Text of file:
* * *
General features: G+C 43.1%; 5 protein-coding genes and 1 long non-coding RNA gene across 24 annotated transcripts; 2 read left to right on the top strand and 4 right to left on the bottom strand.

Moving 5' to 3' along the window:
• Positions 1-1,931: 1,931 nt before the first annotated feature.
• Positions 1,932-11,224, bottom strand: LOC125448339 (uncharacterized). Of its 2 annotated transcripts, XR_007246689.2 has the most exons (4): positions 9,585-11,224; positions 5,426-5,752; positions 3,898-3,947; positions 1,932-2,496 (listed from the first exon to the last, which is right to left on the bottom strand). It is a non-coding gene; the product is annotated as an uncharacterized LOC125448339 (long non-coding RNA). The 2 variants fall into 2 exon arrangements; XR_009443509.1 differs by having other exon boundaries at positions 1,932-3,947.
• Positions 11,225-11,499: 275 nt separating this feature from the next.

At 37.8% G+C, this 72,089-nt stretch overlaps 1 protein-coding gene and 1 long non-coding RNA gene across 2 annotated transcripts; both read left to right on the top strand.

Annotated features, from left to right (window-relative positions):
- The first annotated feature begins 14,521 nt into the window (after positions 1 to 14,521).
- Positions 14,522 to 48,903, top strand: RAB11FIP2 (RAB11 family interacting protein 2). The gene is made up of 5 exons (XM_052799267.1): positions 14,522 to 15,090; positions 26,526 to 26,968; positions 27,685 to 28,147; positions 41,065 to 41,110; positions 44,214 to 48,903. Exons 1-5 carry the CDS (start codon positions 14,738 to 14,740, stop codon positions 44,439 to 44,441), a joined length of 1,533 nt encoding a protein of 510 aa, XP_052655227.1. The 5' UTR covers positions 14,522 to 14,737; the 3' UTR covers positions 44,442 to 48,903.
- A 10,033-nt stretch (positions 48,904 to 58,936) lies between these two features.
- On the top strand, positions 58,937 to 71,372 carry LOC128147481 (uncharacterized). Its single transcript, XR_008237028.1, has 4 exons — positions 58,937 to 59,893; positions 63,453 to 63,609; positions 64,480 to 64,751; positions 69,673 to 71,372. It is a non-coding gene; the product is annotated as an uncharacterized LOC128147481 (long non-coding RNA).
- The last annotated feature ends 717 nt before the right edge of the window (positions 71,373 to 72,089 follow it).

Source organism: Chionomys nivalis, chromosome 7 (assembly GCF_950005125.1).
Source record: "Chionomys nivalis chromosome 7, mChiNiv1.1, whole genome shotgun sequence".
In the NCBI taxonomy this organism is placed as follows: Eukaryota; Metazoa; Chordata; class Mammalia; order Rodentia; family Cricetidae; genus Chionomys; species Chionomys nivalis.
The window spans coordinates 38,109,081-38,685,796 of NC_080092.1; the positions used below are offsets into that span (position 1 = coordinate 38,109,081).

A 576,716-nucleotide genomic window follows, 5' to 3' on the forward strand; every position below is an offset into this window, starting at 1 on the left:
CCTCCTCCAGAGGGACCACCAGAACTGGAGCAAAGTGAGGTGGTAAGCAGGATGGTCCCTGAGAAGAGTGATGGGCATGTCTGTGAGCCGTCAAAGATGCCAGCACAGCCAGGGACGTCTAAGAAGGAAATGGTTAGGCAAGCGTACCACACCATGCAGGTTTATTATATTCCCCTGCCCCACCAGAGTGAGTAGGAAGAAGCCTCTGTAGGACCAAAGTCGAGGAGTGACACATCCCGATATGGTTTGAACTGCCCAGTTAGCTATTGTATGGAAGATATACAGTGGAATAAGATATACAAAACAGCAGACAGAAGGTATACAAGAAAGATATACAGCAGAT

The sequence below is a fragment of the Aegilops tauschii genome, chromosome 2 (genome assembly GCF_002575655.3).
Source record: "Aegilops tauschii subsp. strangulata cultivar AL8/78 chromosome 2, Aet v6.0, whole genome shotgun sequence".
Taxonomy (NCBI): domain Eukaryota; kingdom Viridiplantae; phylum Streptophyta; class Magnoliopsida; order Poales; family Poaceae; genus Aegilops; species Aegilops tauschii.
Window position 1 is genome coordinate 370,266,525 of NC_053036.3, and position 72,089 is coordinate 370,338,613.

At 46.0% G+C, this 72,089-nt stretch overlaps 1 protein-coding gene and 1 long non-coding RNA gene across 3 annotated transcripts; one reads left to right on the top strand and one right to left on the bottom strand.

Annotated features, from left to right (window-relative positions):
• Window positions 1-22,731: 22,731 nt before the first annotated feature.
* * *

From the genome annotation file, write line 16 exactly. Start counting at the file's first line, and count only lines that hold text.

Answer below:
The window spans coordinates 38,109,081-38,685,796 of NC_080092.1; the positions used below are offsets into that span (position 1 = coordinate 38,109,081).